• Gaynor Leary said

    I'm planning my 4th visit to Barbados in as many years. I travel alone and have never felt intimidated. The gap at night isnt great on your own, and yes the guys can be a bit forward, but a smile and a no thanks generally works. I get the buses, feels safer than a taxi, more people about and no arguments about fares. If you talk to the 'hustlers' most have families to feed and us tourists make their home an expensive place to live.

  • Kevin Denny said

    I have been to Barbados twice during Crop Over time and I have had no issues whatsoever. I love that place and I will be there again this week and also Crop Over again.

  • Den said

    I sold my villa on their "platinum" coast after my British neighbor's 16 year old son got murdered inside his home by a burglar. This country is not safe!

  • Shannon said

    "Beautiful beaches and country - too bad about the locals - they ruin it all!"

    Are you for real? Some of the comments are here are colonialist and alarmist at best and racist at worst.

  • JerseyGrl said

    After reading the NY Post article on the Top 25 Death Zones for Yankee travelers....i shall not be traveling to Barbados, Jamaica, the Dominican Republic and Mexico.
    Thank you very much!

  • Vinnie said

    It should not have this happening, the place is small the police know the bastards and they should all be locked up. TOURISM IS THE MAIN INDUSTRY! 0 tolerance should be the rule! But The cops are lazy, incompetent and the NCC are Lazy and corrupt and so is the Government! Barbados is a BLACK RACIST ISLAND and White Tourists should be careful! oR STAY AWAY let's see how good they fear!

  • Andrew said

    Jersey Gal from America, the country with highest murder is concerned with that tawdry article from the NY Post, a sensationalist paper.

    Vinnie, from Staten Island, Rockways or LI, he has no black friends is crying the blues. Again an American whose country feast on hate crimes and has a gun violence death rate second to none.

    Barbados may have it issues but somehow I think those two are tainted...

  • Miss London said

    First some of these above stories are made up.
    Most of these comments people thought they would go to Barbados and the poor black man would Bow down to them.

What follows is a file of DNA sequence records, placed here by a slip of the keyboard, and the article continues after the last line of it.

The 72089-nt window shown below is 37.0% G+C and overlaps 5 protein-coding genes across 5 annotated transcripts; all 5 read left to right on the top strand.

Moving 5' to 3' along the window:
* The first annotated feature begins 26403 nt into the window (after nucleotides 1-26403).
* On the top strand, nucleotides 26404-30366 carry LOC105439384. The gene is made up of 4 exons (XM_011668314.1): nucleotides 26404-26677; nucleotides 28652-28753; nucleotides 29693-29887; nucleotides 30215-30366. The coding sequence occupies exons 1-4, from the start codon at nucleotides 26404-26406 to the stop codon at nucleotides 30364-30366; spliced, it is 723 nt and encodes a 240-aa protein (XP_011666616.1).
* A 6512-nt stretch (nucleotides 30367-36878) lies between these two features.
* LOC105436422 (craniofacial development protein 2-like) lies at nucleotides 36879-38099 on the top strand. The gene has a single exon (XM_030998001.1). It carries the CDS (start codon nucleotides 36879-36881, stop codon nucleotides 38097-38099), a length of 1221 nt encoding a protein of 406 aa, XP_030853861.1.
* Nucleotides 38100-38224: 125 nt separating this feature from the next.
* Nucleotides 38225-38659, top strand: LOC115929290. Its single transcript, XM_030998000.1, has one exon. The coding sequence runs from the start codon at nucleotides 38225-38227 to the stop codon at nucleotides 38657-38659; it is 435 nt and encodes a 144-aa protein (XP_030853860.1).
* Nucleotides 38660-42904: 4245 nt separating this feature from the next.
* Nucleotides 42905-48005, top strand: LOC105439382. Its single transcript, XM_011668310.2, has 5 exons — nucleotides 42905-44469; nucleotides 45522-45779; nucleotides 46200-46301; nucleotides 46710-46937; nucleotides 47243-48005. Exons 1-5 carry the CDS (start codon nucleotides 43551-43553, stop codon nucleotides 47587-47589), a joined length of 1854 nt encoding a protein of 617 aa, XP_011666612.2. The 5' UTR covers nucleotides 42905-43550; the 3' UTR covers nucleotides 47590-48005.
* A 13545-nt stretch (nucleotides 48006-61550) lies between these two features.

Understand people have to hustle to survive
    There is crime in all countries especially in America
    America has the highest crime rates in the world
    Barbados does have a gun issue
    Youth unemployment is high
    And drugs and gangs is an issue on the island
    But racism is also real
    If you are afraid of black people do not go to a Black Country
    We don't need your negativity

  • Anthony Ward said

    Interesting, for the amount of Barbadians living on the Island, there is a lot of crime coming from the poverty. As for corruption, this Island is one of the worse. You are basically talked out of making a complain of any sort! I live on the island and to date have managed to report several crimes, from embezzlement and theft to being threatened with a gun! Still no luck with arrests even with video evidenced!
    Obviously this article is fiction! You don't even get a crime number for your trouble if you manage to have your complaint logged.
    Spend your time, if your visiting, writing your plight on travel sites. This is a politically corrupt Island!!

  • Christopher Austin said

    I had an interesting experience in Barbados back in the spring of 1993 when I was only 7 years old. Today I am 31 but remember this like it was yesterday. My parents and I, along with my uncle Jeff, rented a nice apartment in the Sunset Crest resort. A couple hours after we arrived at the apartment, a guy came in and installed a safe in the master bedroom. My dad kept his wallet, travelers checks, and other valuables in there. Sometime during one of the nights that followed, someone had somehow gotten into the apartment, opened the safe, and took all the valuables in there. The good thing is that none of us woke up during the robbery. We have no idea how many people were involved. It definitely seemed to be an inside job because, when the police arrived to investigate, they noted the safe hadn't been forced open. Someone had used the correct combination to open it.

    Needless to say, my parents and my uncle had been drinking and everyone had passed out. My uncle distinctly remembers locking the doors before passing out on the couch. The police speculated that the robber(s) must have used a fishing rod or something similar to fish the keys off the coffee table in the living room. This apartment had barred windows with plastic slats, and a fishing rod could easily be slipped in there.

    Aside from this episode, we definitely had a good time during our stay, but I can't help but wonder what would have happened if one of us had woken and discovered the intruders... I may have not been around to tell this story today!

  • John blackmann said

    Regularly white people get beheaded on full moons in Barbados.... Old English people especially.....